So… Where Are Our Workers?
Coming off a busy holiday season, it’s probably clearer to many of us just how strained the American labor market is right now. Maybe you had to wait in a long line to check out while doing your Christmas shopping, or some of the ingredients for your Thanksgiving meal weren’t available on the shelf at the local grocery store. Maybe a friend wasn’t able to attend a holiday party due to a flight cancellation because of limited crew, or some packages were late to arrive on your doorstep.
In each case, we can point to a tight labor market that’s yielded fewer workers where we need them, and disrupted the normal flow of goods and services to which we have become accustomed. But we can’t say exactly where those workers have gone, to some extent because they are part of a great dispersal of labor.
As our LGFCU Fellows and NCASC leaders pointed out, many are pursuing other types of jobs that give them more flexibility, are otherwise occupied with taking care of aging loved ones or school-aged children who might be more vulnerable to COVID, or continuing to seek work outside of the sector where their labor had previously been focused.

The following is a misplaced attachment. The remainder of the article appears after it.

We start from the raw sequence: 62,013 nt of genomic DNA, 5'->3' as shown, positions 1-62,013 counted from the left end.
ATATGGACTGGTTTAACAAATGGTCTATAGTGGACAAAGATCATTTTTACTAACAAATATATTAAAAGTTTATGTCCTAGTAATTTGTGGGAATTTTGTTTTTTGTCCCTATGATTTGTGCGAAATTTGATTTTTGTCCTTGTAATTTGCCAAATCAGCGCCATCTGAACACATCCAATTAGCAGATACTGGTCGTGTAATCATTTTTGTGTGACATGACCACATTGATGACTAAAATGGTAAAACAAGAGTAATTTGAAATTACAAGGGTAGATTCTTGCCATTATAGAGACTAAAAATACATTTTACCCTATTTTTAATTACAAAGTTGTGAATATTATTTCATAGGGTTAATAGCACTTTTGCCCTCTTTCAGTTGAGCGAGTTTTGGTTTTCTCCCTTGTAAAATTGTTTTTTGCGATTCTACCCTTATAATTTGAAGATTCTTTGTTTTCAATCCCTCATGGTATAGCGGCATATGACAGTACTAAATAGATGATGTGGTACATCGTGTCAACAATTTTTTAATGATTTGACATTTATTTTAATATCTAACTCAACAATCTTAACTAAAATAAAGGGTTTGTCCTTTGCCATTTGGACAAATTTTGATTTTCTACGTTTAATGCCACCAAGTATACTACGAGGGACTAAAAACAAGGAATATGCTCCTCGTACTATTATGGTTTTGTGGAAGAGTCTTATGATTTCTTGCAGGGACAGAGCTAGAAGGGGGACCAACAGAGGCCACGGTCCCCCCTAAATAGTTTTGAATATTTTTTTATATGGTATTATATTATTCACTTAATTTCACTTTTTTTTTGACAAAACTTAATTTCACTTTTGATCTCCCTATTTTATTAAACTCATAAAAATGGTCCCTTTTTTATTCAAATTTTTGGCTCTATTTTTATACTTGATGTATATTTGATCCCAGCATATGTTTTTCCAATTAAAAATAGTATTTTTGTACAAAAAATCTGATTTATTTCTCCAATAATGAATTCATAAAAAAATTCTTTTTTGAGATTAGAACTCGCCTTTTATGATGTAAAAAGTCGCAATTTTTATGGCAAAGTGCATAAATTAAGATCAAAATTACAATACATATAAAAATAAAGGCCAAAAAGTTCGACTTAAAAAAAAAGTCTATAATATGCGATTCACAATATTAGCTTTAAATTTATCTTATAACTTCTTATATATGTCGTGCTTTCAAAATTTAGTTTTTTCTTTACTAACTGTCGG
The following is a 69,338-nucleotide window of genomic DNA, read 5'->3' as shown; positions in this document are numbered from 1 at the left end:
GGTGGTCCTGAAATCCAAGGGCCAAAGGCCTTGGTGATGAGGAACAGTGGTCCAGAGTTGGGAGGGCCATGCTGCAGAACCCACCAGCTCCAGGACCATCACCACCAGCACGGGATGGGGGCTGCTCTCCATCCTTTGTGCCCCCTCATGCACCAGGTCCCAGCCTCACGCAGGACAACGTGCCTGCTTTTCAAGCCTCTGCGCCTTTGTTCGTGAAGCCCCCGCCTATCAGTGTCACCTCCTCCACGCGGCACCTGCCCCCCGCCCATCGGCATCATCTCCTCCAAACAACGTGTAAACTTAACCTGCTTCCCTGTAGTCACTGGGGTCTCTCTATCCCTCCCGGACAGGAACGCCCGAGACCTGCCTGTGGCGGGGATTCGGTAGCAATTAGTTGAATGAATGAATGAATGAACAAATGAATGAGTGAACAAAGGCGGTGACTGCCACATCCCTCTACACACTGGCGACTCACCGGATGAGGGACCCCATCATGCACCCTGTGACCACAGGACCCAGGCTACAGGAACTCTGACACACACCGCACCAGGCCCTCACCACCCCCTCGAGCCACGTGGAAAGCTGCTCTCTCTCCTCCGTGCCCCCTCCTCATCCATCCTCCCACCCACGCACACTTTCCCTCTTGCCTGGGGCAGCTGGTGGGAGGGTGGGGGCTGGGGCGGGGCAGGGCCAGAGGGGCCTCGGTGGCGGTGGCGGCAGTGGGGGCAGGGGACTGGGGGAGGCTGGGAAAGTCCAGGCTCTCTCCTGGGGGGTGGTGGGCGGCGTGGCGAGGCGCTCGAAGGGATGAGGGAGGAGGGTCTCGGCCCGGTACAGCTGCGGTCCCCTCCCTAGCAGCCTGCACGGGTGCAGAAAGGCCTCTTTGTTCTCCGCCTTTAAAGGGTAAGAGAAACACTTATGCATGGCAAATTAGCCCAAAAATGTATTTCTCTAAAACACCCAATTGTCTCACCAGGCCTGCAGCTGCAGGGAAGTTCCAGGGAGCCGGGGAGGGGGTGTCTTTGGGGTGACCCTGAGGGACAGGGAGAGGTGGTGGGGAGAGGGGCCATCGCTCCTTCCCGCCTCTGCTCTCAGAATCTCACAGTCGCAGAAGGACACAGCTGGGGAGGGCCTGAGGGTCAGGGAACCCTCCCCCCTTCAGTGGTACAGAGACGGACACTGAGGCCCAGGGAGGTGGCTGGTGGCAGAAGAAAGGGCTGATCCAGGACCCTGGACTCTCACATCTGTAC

And, tragically, many of them are dead. More than a quarter of COVID deaths in the United States to date have been of working-age people, a figure roughly equivalent to the entire population of Fayetteville, NC.
Some of the deceased were filling roles considered “essential” from the earliest days of the pandemic. These workers were on the front lines of making sure that the core social functions necessary to preserve life and health were maintained through our biggest crisis. It should be no wonder, then, that “essential” sectors are now those facing some of the greatest strain to fill their rosters.
The bigger question is how the labor market rebounds from its current state. Pay, flexibility, and meaningful work all came up as essential features of COVID-era job hunting in our conversation with the LCFCU Fellows, NCASC students, and our Carolina Across 100 survey respondents. To implement these features, along with continued mitigation efforts in the face of an ever-changing barrage of viral variants, will prove to be a truer test of the labor market’s adaptability than we’ve seen in a long time.